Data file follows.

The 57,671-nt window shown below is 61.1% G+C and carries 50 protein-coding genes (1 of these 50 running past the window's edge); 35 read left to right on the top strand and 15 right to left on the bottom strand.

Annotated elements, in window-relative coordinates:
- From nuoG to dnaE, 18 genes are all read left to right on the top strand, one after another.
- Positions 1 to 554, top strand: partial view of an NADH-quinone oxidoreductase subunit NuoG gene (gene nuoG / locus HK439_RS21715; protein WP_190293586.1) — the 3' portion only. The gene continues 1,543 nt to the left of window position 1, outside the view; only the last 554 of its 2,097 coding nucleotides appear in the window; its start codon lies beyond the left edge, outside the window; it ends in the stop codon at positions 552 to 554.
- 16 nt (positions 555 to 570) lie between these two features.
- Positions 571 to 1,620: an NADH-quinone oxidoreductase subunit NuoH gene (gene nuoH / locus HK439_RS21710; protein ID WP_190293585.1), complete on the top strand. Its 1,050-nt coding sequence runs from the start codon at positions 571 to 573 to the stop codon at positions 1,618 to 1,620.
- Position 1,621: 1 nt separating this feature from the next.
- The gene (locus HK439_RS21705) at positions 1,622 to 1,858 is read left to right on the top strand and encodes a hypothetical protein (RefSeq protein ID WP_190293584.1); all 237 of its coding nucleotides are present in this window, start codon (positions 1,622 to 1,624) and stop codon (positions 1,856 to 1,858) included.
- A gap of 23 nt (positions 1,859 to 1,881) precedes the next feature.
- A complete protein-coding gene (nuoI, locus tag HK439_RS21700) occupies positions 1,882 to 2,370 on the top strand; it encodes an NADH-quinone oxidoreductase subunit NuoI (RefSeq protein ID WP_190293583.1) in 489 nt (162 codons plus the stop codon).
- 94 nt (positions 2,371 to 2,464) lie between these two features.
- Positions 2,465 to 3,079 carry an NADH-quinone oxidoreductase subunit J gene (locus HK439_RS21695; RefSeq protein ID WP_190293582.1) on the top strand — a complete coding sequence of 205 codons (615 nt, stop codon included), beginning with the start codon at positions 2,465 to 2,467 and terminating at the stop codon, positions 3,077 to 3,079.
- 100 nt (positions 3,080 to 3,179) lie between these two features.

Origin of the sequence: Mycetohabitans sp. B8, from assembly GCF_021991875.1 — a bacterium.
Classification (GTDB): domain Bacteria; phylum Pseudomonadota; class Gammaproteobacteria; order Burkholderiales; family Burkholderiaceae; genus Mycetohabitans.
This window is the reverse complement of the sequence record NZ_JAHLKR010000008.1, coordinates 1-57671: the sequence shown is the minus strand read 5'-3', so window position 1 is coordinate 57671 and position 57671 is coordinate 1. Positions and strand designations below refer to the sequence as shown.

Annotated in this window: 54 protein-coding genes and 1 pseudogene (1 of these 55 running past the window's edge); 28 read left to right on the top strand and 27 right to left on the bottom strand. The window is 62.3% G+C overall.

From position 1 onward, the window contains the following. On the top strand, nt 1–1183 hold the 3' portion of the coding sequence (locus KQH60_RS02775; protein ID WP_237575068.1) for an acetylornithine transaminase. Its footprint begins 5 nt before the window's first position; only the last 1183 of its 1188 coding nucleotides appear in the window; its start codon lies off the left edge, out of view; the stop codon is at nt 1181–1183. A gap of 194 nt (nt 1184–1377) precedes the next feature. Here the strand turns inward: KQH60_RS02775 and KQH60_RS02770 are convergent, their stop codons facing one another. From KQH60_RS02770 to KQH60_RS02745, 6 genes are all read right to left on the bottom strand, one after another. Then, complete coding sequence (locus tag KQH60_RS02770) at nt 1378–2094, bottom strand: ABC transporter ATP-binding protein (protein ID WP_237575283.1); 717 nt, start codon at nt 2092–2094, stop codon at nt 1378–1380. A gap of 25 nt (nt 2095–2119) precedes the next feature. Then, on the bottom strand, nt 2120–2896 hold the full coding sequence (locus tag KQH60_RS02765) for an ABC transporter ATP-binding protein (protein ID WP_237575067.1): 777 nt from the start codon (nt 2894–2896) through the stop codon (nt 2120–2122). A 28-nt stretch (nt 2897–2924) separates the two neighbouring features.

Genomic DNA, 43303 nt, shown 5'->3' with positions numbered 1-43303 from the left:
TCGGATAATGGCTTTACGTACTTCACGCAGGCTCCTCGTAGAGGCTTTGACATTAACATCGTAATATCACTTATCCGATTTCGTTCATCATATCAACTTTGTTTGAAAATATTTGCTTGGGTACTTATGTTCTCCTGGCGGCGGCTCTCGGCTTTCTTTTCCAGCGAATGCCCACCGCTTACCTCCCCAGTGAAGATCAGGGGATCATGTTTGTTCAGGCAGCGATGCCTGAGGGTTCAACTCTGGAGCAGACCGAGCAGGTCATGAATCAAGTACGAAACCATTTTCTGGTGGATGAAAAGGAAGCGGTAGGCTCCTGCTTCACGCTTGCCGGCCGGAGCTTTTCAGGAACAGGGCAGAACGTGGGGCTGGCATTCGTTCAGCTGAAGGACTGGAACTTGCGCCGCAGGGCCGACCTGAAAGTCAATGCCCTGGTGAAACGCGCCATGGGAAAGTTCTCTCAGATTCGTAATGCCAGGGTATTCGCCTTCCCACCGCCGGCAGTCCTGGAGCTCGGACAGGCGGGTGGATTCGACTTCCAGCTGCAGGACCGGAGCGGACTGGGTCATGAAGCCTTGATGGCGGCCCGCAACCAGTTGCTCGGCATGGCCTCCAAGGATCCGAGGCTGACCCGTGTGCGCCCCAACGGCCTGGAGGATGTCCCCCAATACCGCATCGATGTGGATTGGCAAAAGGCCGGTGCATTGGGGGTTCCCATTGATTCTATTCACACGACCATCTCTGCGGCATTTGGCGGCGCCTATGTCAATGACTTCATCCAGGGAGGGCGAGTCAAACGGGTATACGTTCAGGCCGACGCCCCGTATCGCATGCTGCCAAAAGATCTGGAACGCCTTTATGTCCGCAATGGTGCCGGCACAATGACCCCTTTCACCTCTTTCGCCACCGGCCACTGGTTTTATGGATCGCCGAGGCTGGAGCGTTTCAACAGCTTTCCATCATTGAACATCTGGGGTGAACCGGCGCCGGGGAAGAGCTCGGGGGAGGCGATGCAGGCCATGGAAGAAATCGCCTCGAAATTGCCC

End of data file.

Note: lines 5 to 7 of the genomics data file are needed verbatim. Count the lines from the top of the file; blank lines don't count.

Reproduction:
- 16 nt (positions 555 to 570) lie between these two features.
- Positions 571 to 1,620: an NADH-quinone oxidoreductase subunit NuoH gene (gene nuoH / locus HK439_RS21710; protein ID WP_190293585.1), complete on the top strand. Its 1,050-nt coding sequence runs from the start codon at positions 571 to 573 to the stop codon at positions 1,618 to 1,620.
- Position 1,621: 1 nt separating this feature from the next.